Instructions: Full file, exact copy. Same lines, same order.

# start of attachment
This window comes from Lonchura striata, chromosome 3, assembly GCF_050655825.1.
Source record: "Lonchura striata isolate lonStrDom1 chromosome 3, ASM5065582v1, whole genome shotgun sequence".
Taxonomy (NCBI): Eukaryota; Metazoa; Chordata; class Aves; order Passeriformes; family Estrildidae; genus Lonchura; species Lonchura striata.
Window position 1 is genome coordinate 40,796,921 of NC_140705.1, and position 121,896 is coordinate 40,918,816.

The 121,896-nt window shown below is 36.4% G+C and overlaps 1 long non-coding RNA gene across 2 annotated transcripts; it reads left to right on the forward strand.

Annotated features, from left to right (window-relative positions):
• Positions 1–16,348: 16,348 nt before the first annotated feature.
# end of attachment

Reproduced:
This window comes from Lonchura striata, chromosome 3, assembly GCF_050655825.1.
Source record: "Lonchura striata isolate lonStrDom1 chromosome 3, ASM5065582v1, whole genome shotgun sequence".
Taxonomy (NCBI): Eukaryota; Metazoa; Chordata; class Aves; order Passeriformes; family Estrildidae; genus Lonchura; species Lonchura striata.
Window position 1 is genome coordinate 40,796,921 of NC_140705.1, and position 121,896 is coordinate 40,918,816.

The 121,896-nt window shown below is 36.4% G+C and overlaps 1 long non-coding RNA gene across 2 annotated transcripts; it reads left to right on the forward strand.

Annotated features, from left to right (window-relative positions):
• Positions 1–16,348: 16,348 nt before the first annotated feature.